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Southwest Airlines warns of quarterly loss after holiday meltdown


A Southwest Airlines jetliner departs from Chicago Midway International Airport in Chicago, Illinois, U.S., December 27, 2022. REUTERS/Kamil Krzaczynski

Southwest Airlines Co (LUV.N) on Thursday warned of a loss in the current quarter as passengers shunned the carrier in the immediate aftermath of a tech meltdown that forced it to scrap thousands of flights between Christmas and New Year’s Eve.

The forecast heaps more pain on the largest U.S. domestic carrier, which is facing regulatory scrutiny over its flight scheduling and handling of more than 16,700 cancellations that disrupted travel plans for about 2 million customers during a busy holiday season.

Analysts on average had expected the company to post a profit of 19 cents a share in the first quarter, Refinitiv IBES data shows.

Southwest, which also reported a loss in the fourth quarter, estimates a revenue hit of between $300 million and $350 million in the first quarter.

The Dallas-based carrier also expects non-fuel operating costs in the March quarter to be higher than its previous estimate, in part due to extra pay it has offered to workers for dealing with the December meltdown.

“Thus far in January 2023, the company has experienced an increase in flight cancellations and a deceleration in bookings, primarily for January and February 2023,” Southwest said. But current booking trends for March were encouraging, it added.

The company’s shares were down about 4.5% at $35.18 in midday trading.

Operating revenue for the first quarter, when travel demand tends to slow after the holiday season, is expected to rise 20% to 24% against a period last year which was hit by the pandemic.

The company’s under-fire chief executive, Bob Jordan, on Thursday again apologized for the mass cancellations, which were attributed to Southwest’s outdated crew scheduling software.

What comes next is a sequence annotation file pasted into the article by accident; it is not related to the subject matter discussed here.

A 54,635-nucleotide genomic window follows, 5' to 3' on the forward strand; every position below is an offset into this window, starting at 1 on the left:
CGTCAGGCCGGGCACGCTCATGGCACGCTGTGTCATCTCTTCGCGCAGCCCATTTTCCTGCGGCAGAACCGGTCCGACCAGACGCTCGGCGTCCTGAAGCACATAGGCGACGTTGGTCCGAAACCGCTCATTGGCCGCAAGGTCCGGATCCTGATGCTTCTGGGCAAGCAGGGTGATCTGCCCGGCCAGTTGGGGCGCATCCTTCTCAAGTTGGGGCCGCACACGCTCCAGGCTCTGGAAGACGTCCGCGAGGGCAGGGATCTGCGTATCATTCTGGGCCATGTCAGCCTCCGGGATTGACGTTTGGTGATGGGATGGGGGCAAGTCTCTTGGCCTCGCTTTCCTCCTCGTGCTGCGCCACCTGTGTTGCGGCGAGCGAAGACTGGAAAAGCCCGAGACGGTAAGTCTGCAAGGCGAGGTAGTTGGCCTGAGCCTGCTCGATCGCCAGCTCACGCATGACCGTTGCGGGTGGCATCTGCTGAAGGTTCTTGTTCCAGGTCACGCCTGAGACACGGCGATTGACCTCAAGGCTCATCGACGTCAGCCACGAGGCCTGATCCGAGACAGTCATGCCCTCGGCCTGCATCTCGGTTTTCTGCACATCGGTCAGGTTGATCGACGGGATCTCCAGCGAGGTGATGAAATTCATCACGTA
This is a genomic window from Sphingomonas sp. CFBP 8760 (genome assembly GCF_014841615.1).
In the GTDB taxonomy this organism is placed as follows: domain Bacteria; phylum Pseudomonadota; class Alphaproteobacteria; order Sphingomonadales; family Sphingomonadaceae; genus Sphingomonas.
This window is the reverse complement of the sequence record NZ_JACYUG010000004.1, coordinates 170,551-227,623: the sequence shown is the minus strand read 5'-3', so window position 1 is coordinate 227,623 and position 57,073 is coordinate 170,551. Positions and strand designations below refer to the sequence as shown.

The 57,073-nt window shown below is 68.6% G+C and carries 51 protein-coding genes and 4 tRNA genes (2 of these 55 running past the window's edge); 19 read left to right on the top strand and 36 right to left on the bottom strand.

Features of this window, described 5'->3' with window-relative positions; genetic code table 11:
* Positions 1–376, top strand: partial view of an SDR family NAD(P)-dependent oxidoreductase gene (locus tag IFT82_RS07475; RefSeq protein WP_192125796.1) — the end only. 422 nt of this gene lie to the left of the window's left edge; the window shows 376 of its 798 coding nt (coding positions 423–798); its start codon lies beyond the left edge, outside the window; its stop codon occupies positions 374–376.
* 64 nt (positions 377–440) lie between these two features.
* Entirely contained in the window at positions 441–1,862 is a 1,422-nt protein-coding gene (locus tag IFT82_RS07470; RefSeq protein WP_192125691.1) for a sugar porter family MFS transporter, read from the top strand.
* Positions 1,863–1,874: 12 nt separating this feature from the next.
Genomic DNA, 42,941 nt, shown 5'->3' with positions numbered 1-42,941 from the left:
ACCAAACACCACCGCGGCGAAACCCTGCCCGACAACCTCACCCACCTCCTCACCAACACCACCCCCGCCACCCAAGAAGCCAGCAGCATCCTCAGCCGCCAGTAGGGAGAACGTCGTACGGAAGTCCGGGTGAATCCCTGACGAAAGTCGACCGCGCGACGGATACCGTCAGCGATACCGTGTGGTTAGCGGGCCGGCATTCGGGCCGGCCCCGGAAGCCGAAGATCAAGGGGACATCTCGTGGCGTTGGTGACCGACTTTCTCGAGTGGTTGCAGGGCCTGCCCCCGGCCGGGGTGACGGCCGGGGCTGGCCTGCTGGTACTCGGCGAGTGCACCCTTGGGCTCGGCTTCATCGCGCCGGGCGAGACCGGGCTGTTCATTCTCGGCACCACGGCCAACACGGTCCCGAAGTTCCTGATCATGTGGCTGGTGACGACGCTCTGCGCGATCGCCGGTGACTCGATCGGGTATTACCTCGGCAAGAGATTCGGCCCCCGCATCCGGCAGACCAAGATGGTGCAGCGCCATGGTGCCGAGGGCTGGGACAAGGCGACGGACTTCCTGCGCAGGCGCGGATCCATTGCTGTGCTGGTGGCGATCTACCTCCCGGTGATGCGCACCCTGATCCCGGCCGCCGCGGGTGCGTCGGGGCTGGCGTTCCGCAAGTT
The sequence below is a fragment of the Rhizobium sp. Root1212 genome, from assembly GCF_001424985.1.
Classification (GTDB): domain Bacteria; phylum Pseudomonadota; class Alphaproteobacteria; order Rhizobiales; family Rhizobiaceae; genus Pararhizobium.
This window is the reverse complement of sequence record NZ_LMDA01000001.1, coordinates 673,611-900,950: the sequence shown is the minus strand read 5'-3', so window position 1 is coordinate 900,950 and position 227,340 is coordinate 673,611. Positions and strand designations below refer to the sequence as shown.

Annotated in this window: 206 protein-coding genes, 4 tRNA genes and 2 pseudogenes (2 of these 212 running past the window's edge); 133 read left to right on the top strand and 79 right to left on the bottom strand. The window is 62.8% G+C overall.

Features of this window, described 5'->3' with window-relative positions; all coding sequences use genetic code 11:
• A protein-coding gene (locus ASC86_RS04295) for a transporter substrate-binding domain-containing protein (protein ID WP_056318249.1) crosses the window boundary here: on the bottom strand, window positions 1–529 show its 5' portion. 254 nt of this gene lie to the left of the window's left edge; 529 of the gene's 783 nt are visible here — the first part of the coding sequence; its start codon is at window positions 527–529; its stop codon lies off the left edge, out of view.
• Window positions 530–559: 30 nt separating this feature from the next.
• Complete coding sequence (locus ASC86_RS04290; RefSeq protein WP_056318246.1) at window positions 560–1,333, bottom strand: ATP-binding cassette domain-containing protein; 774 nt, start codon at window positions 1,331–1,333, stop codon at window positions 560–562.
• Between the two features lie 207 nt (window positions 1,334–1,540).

The software buckled under the weight of reassignments that had to be done after severe winter weather left the carrier’s crew stranded all over the country.

Jordan, who took the airline’s helm last February, told Reuters this month that the company was looking at all options to prevent a repeat.

Southwest has hired consultancy Oliver Wyman to investigate the disruption and is working with General Electric Co (GE.N) to automate its crew scheduling systems in order to make it more reliable.

The company’s board has set up a new Operations Review Committee to oversee management following the systems collapse.

In a statement, Jordan said Southwest is “reexamining the priority” of technology and other investments planned in 2023.

Southwest expects to spend about $1.3 billion this year on technology investments, upgrades, and system maintenance.

Christopher Raite, senior analyst at research firm Third Bridge, said the carrier has the balance sheet to fund the investments, but it needs to execute its plans.

He said while a recessionary economic environment tends to make companies de-prioritize spending on technology, Southwest cannot afford to do that.

Southwest retained its capacity growth forecast for the first quarter, but revised upward estimates for the full year. Cowen analyst Helane Becker called the forecast “a cause for future concern,” citing the carrier’s operational issues in the past.

The meltdown led to an adjusted loss of $226 million, or 38 cents a share, in the quarter through December, robbing it of the gains from booming holiday travel demand.

Rival carriers United Airlines (UAL.O) and Delta Air Lines (DAL.N) American Airlines (AAL.O) have all reported higher-than-expected earnings for the quarter.

Southwest said it suffered a revenue hit of $410 million and saw about a $390 million jump in operating expenses last quarter due to the flight cancellations.

For 2023, it still expects “solid” profit with year-over-year margin expansion.